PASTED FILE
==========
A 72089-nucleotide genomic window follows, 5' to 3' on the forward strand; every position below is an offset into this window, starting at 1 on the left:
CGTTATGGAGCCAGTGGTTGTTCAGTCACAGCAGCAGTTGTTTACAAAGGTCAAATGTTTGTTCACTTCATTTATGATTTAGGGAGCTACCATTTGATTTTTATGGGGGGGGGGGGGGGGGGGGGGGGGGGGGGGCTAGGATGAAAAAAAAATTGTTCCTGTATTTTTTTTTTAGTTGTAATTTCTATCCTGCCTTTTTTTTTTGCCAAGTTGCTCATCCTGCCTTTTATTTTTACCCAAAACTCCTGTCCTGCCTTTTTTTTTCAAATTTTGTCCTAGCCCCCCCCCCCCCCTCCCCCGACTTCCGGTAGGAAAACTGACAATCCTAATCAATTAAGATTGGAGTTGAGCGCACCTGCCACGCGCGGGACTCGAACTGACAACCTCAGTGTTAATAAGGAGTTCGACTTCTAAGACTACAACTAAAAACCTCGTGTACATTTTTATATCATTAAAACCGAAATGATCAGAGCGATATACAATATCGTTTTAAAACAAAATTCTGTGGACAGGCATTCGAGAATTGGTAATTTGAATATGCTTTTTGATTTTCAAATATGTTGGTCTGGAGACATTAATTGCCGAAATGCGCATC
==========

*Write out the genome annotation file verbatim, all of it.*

A 72089-nucleotide genomic window follows, 5' to 3' on the forward strand; every position below is an offset into this window, starting at 1 on the left:
CGTTATGGAGCCAGTGGTTGTTCAGTCACAGCAGCAGTTGTTTACAAAGGTCAAATGTTTGTTCACTTCATTTATGATTTAGGGAGCTACCATTTGATTTTTATGGGGGGGGGGGGGGGGGGGGGGGGGGGGGGGCTAGGATGAAAAAAAAATTGTTCCTGTATTTTTTTTTTAGTTGTAATTTCTATCCTGCCTTTTTTTTTTGCCAAGTTGCTCATCCTGCCTTTTATTTTTACCCAAAACTCCTGTCCTGCCTTTTTTTTTCAAATTTTGTCCTAGCCCCCCCCCCCCCCTCCCCCGACTTCCGGTAGGAAAACTGACAATCCTAATCAATTAAGATTGGAGTTGAGCGCACCTGCCACGCGCGGGACTCGAACTGACAACCTCAGTGTTAATAAGGAGTTCGACTTCTAAGACTACAACTAAAAACCTCGTGTACATTTTTATATCATTAAAACCGAAATGATCAGAGCGATATACAATATCGTTTTAAAACAAAATTCTGTGGACAGGCATTCGAGAATTGGTAATTTGAATATGCTTTTTGATTTTCAAATATGTTGGTCTGGAGACATTAATTGCCGAAATGCGCATC